HE TREATMENT of patients, who suffer from refractory malignant dysrhythmias, with the automatic implantable cardioverterdefibrillator (AICD) has progressed well beyond clinical trials to become an important tool for treating sustained ventricular dysrhythmias.’ The patient undergoing AICD implantation requires repeated induction of ventricular tachycardia (VT) or ventricular fibrillation (VF) while under general anesthesia. A majority of these patients have ischemic heart disease with poor left ventricular function, and the induced VT or VF places them at additional risk for acute ischemia and infarction.2*3 Little has been written regarding the physiological effects of these short periods of induced circulatory arrest.2 Anesthetic and surgical strategies during AICD placement may benefit from SVO, data, which gauge metabolic recovery, and may provide an additional margin of safety over hemodynamic monitors alone. This study explored the relationship among the duration of circulatory arrest and the magnitude of SVO, decrease, the time to SVO, nadir, and the time to SVO, recovery in an effort to optimize the interval between repeated DFT testing episodes.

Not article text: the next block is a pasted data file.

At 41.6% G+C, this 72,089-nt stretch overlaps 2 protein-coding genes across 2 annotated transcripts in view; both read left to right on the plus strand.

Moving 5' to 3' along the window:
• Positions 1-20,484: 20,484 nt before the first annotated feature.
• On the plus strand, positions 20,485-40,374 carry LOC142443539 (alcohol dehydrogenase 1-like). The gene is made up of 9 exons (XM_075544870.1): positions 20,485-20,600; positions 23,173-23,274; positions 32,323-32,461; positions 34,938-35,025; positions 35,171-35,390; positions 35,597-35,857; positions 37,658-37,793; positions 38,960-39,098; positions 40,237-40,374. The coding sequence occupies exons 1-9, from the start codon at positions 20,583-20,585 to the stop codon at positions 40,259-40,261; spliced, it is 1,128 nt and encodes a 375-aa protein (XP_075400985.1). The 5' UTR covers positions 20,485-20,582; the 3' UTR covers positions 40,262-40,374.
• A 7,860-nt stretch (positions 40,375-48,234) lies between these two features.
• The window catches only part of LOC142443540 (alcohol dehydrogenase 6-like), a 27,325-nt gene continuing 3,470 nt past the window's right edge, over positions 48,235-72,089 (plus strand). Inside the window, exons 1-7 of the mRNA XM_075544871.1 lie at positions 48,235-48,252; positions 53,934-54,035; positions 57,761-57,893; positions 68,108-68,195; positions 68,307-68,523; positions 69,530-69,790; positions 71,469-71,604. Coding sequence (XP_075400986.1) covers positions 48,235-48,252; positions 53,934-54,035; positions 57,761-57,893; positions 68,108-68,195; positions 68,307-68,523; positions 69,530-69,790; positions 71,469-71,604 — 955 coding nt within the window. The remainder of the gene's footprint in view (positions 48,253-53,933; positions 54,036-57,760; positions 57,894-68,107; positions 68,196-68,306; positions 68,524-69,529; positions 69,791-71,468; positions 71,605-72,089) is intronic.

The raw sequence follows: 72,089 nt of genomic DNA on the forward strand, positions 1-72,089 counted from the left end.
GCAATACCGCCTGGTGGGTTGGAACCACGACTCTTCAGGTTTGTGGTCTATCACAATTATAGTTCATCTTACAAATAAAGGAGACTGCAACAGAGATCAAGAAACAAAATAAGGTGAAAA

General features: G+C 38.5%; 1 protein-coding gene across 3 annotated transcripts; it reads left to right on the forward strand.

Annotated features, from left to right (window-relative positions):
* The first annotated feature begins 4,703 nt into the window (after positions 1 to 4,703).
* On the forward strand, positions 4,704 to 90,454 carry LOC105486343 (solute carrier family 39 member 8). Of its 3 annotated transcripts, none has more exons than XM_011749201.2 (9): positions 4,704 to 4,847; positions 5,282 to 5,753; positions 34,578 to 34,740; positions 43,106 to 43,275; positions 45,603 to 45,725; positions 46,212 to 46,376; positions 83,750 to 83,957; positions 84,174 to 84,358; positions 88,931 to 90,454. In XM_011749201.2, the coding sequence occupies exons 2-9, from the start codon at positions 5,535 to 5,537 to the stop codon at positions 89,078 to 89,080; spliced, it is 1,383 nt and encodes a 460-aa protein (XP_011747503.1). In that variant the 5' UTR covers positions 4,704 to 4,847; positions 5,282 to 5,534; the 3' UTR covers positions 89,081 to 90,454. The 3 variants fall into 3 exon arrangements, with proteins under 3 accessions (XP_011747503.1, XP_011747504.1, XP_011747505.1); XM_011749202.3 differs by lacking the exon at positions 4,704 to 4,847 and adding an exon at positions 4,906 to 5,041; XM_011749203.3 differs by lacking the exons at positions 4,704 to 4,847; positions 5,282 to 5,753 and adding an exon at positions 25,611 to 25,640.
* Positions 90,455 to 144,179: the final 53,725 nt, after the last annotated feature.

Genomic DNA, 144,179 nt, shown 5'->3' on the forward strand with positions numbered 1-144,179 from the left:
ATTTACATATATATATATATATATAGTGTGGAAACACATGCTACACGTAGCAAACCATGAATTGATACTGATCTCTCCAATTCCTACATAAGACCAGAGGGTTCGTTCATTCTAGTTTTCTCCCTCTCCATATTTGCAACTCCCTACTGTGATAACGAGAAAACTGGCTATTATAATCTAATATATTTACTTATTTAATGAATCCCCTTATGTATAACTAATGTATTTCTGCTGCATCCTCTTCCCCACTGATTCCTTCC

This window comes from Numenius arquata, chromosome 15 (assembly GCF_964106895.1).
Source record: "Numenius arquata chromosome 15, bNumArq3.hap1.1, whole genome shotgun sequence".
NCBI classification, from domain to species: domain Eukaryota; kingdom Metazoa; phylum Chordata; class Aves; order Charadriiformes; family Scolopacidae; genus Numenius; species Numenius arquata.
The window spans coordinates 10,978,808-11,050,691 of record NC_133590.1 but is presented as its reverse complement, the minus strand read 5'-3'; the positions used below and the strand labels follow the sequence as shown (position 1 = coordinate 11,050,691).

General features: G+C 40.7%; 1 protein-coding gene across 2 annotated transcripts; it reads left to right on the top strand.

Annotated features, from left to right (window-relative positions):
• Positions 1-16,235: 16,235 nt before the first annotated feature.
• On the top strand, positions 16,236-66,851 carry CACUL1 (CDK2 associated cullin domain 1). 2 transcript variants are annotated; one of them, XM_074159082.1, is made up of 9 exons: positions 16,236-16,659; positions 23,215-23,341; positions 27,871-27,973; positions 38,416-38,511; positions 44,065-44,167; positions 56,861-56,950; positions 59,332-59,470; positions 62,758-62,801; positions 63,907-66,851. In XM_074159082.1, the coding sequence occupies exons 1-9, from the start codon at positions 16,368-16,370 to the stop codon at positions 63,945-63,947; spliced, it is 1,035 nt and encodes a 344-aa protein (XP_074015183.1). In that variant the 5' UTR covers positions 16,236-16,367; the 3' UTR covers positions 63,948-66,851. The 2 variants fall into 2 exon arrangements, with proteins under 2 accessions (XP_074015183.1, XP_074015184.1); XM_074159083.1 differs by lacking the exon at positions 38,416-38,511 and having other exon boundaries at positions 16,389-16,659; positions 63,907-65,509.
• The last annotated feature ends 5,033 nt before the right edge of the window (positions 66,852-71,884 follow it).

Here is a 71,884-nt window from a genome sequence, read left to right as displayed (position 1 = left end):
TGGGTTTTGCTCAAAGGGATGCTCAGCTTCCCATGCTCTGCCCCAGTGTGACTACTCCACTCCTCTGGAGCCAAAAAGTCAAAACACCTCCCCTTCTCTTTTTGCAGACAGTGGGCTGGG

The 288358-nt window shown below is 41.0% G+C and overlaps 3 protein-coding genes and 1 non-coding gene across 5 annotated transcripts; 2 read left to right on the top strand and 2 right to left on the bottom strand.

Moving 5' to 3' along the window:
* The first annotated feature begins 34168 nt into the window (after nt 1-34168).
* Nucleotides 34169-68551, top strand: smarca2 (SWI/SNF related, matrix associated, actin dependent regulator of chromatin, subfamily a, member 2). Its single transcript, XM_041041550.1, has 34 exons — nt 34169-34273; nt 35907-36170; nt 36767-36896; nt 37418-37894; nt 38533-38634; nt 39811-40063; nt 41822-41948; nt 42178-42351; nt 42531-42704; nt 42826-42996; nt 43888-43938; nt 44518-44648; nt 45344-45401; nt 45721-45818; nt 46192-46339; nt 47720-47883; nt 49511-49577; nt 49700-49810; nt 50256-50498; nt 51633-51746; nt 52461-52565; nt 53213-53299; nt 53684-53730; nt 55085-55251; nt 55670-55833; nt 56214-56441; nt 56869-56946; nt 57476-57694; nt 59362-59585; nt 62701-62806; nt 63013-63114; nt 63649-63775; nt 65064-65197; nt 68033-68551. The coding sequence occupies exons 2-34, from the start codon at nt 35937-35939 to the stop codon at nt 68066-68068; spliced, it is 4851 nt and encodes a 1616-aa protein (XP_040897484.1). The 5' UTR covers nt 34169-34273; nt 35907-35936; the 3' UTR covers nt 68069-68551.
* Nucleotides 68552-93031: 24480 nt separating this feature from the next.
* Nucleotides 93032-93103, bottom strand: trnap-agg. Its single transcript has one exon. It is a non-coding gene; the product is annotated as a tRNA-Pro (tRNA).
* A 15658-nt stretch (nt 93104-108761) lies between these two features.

sternotomy and preceded extracorporeal circulation. A left anterolateral thoracotomy was used in the 11 patients having AICD implantation without coronary artery surgery. All patients received anterior and posterior patch leads. Standard protocols governed defibrillation threshold settings.* Before the induction of anesthesia, each patient had a 20-gauge radial artery catheter inserted, and a pulmonary arterial (PA) catheter with oximetry capability (Oximetrix, Abbott Critical Care Systems, Mountain View, CA) placed through the right internal jugular vein. The necessary electrophysiologic monitors were also applied. Intravenous fentanyl, 20 pg/kg, in the thoracotomy patients, and 50 to 100 pg/kg in the sternotomy patients, or equipotent doses of sufentanil, supplemented when necessary by a volatile anesthetic in oxygen, provided anesthesia. Intravenous (IV) vecuronium or pancuronium, 0.1 mg/kg, produced muscle relaxation. Normothermia was maintained by using an airway heat and moisture exchanger, warmed IV solutions, low fresh gas flows, a warming blanket, and ambient operating room temperatures above 22’C. Bladder, esophageal, and pulmonary arterial temperatures were monitored. During the study period, PA diastolic pressure guided administration of